An attempt to restore public comments to the top of Mercedes City Commission meetings failed this week by an overwhelming majority.
Newly elected Place 2 Commissioner Leonel Benavidez placed an item on the agenda of Tuesday’s meeting to move the open forum section — which is typically when the public can address the commission — from the end of meeting agendas to “line item 5.”
The city previously caught flak after eliminating open forum entirely in January 2018 in favor of implementing a “citizen action form” on its website. Benavidez was critical of the move at the time, saying then that the online complaints “don’t give you an opportunity to voice it publicly,” arguing the “only person that knows about the complaint is yourself and the city,” The Monitor previously reported.
Mercedes restored the public forum section after a video of a resident speaking in the commission chamber while commissioners left an October 2018 meeting went viral and spawned backlash. Lauren Pitts had been attempting to speak about public safety after her friend, 19-year-old David Gobellan, was killed by a motorist as he rode his bicycle along an unlit Mercedes street.
At the time, Mayor Pro-tem Rubén “Chano” Guajardo referred to the backlash that led to the restoring of open forum as “the straw that broke the camel’s back.”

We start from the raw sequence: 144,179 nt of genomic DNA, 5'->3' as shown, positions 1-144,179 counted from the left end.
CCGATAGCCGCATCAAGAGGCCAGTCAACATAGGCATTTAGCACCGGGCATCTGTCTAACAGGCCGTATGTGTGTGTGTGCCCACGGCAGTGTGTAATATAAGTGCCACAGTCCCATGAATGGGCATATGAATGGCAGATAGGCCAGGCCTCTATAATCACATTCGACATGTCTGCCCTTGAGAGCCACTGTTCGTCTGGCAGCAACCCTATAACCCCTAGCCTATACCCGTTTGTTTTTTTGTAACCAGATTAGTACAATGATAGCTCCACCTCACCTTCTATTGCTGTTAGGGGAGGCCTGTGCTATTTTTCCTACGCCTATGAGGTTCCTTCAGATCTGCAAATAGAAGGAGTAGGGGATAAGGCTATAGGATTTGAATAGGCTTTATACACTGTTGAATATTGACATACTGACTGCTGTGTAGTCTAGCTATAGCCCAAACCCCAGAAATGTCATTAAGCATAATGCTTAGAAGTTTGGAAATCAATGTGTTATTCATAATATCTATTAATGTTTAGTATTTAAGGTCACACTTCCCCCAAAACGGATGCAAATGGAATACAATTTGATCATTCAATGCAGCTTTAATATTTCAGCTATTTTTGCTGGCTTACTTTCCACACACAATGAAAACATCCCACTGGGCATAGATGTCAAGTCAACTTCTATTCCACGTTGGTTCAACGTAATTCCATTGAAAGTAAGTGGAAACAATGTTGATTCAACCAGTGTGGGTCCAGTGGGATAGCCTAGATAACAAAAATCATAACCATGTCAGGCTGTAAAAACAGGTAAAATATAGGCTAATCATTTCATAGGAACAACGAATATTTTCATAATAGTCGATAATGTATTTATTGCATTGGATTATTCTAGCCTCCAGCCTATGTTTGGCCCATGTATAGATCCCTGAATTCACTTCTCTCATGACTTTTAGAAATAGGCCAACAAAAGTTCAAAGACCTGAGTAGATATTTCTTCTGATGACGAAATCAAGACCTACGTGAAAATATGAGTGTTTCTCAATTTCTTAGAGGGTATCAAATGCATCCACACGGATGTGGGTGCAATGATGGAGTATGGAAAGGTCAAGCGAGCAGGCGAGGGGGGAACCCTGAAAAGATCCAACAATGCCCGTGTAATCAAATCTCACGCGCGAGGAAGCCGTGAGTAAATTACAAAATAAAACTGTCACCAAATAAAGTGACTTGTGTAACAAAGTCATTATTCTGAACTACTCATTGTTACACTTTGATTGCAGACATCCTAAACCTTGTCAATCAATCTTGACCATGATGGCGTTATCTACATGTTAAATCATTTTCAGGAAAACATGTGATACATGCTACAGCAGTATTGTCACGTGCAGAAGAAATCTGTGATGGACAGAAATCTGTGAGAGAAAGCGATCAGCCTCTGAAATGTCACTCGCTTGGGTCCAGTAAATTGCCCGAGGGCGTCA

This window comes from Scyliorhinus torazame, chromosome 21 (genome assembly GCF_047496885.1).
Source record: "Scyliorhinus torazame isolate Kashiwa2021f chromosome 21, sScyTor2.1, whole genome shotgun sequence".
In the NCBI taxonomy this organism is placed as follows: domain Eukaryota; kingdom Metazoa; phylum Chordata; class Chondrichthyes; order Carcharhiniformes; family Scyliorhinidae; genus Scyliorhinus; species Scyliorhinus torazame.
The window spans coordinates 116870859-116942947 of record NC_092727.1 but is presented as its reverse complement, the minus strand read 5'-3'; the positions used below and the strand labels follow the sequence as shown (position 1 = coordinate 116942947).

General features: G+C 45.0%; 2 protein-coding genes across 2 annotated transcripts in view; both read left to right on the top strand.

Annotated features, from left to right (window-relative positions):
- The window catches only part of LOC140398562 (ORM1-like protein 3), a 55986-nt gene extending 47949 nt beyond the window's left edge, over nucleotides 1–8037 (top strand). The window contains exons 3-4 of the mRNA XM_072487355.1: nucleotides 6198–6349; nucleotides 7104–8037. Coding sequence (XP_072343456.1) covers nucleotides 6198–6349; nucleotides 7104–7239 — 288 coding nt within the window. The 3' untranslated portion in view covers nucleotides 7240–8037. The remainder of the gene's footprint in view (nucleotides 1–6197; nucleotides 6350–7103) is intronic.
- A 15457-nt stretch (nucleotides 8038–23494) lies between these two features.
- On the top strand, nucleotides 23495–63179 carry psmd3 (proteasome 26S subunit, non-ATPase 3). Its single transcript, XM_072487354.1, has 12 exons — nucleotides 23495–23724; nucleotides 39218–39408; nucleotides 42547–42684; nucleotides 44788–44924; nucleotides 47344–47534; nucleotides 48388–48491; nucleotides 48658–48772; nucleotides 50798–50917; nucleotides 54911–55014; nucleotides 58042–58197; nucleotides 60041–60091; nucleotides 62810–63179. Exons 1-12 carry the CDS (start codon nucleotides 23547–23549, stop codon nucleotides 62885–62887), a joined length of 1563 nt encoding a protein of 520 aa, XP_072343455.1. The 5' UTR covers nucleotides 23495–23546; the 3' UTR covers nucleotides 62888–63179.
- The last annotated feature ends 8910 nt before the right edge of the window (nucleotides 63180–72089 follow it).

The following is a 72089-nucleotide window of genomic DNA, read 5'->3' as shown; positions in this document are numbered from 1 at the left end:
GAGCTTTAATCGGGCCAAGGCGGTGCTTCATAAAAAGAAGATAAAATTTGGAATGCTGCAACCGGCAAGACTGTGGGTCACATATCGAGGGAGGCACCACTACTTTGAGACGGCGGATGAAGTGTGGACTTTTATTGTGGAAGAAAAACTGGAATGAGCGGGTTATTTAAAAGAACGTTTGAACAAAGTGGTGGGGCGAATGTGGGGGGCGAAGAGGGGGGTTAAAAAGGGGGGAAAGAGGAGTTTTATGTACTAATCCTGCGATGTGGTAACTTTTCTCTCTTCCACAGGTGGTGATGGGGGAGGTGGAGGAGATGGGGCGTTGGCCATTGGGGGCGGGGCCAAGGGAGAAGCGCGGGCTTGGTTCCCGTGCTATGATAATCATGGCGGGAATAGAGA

Guajardo cosigned Tuesday’s agenda item to move open forum back to the top of meetings — his named appearing next to Benavidez’s on the agenda. However, when Mayor Henry Hinojosa called for a vote, Guajardo — along with the mayor and two other commissioners — voted against Benavidez’s proposal.
Had it passed, open forum would have returned to a spot most governmental bodies reserve for public comment: just after the invocation and the recitation of the Pledge of Allegiance.
Speaking Friday, Guajardo said he cosigned the agenda item because he felt Benavidez, as a newly elected commissioner, had the right to be heard; he took the opposite position of his vote by agreeing that the item should be toward the top of the proceedings.
“Do I believe that it should be at the back end? Absolutely not,” Guajardo said. “It should be at the forefront of the meeting.”
However, Guajardo said a persistent sense of community anger means moving the timing of open forum “is not in the best interest of Mercedes,” a sentiment he also shared about the commission’s earlier decision to remove open forum entirely.
“It’s too much anger in our community because of the unfortunate situation with the (school) district and things of that nature,” Guajardo said.
Too, Guajardo blamed a small group of residents who regularly attend meetings and speak during open forum with creating distractions to the detriment of the conducting of city business.
“There’s a lack of respect,” Guajardo said.
“Unfortunately, the ones that are a little bit — or the loudest — they’re the ones that are drowning out all the other positive things that are coming out of our community,” he said of the group of two to three residents whom he also said have “nothing but displeasure for the way the city is being run.”